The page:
In exciting news, the United States, China and the UAE are all sending missions to explore Mars. It’s not the same as the space race: there have been already a number of visits to Mars. But it’s great that the interest is continuing and we will learn more about the mission as a result.
For more on this, see: ‘We are all Martians!’: space explorers seek to solve the riddle of life on Mars | Mars | The Guardian
Image via the article.
The problems with colonizing other worlds can be read here: Humans Will Never Colonize Mars.
It’s a bucket of ice water to dump on the head of anyone who optimistically thinks it will happen. It may happen, centuries from now. More likely places like Mars will be colonized by robots that will do a lot of the activities we once expected humans to do.
Quite a lot! And it took quite a lot to figure it out! Did you know part of the mission of the space suit is just to filter out body odor? Or that the spacesuit of one astronaut can be used to help another astronaut with a failing suit? There’s lots of interesting facts about spacesuits, here: Apollo’s PLSS And The Science Of Keeping Humans Alive In Space | Hackaday
This is fascinating: The Apollo 11 mission as told through the astronauts’ heart rates | Popular Science
A good reminder that even the best prepared and most cool can still have elevated heart levels under stress.
If you have ever wondered that, then read this: Where are all the aliens? — Quartz
It brings together all the ideas behind this and describes them simply and clearly.
It’s not explicitly stated, but if you read this: If you think NASA is frustrated with SpaceX, you’re probably right in Ars Technica, then you may draw the same conclusion. It seems SpaceX is taking advantage of its partnership with NASA to position itself to get the point where it can get by without it and eventually compete with the space agency.
If that was not the case, then I would expect SpaceX to stick to missions that were separate from NASA and supportive of NASA. Instead they seem to be trying to compete with NASA for the same missions.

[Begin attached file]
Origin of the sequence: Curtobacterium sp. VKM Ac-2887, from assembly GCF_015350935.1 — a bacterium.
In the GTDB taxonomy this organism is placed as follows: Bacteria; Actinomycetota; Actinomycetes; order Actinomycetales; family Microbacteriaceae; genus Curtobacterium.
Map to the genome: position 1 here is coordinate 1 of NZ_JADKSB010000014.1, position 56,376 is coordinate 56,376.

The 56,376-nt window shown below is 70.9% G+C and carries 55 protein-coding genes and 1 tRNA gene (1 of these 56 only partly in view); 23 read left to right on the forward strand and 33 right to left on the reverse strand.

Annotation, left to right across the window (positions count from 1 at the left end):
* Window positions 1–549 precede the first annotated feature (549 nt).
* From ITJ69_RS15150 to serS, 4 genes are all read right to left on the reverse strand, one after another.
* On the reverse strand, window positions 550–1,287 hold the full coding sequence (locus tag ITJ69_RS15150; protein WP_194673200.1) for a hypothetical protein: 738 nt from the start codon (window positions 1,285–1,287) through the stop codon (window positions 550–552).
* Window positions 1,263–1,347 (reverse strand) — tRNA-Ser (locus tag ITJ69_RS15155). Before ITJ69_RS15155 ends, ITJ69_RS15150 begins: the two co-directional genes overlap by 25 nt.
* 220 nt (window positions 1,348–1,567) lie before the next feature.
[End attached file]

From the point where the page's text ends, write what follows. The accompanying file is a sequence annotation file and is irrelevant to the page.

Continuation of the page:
It’s a tricky call for SpaceX: if they are not careful, they could ruin their partnership and find themselves without a steady source of income to fund their ambitions. I’m all for both NASA and SpaceX both being viable for the long term. Let’s hope that happens.
Really. There is a kickstarter going on right now you can contribute to: LUNAR MISSION ONE: A new lunar mission for everyone. by Lunar Missions Ltd
The team there says….
We plan to send an unmanned robotic landing module to the South Pole of the Moon – an area unexplored by previous missions.
We’re going to use pioneering technology to drill down to a depth of at least 20m – 10 times deeper than has ever been drilled before – and potentially as deep as 100m. By doing this, we will access lunar rock dating back up to 4.5 billion years to discover the geological composition of the Moon, the ancient relationship it shares with our planet and the effects of asteroid bombardment. Ultimately, the project will improve scientific understanding of the early solar system, the formation of our planet and the Moon, and the conditions that initiated life on Earth.
I think this is the most fantastic Internet project I have seen yet. I highly recommend you check it out.
Thanks to Kottke for pointing it out.
Posted in cool, science
Tagged astronomy, astrophysics, cool, crowdfunding, exploration, kickstarter, kottke, lunar, moon, NASA, science, space
Over at A CUP OF JO is “15 Genius Tips for Living in Small Spaces” that really are worth a read if you live in or plan to move to a small apartment or condo or dorm. It’s advice taken from a couple that live in a 250 square foot place, and they practice what they advise. 250 square feet is very small, as you can see:
And yet it looks like a beautiful space. Take a look.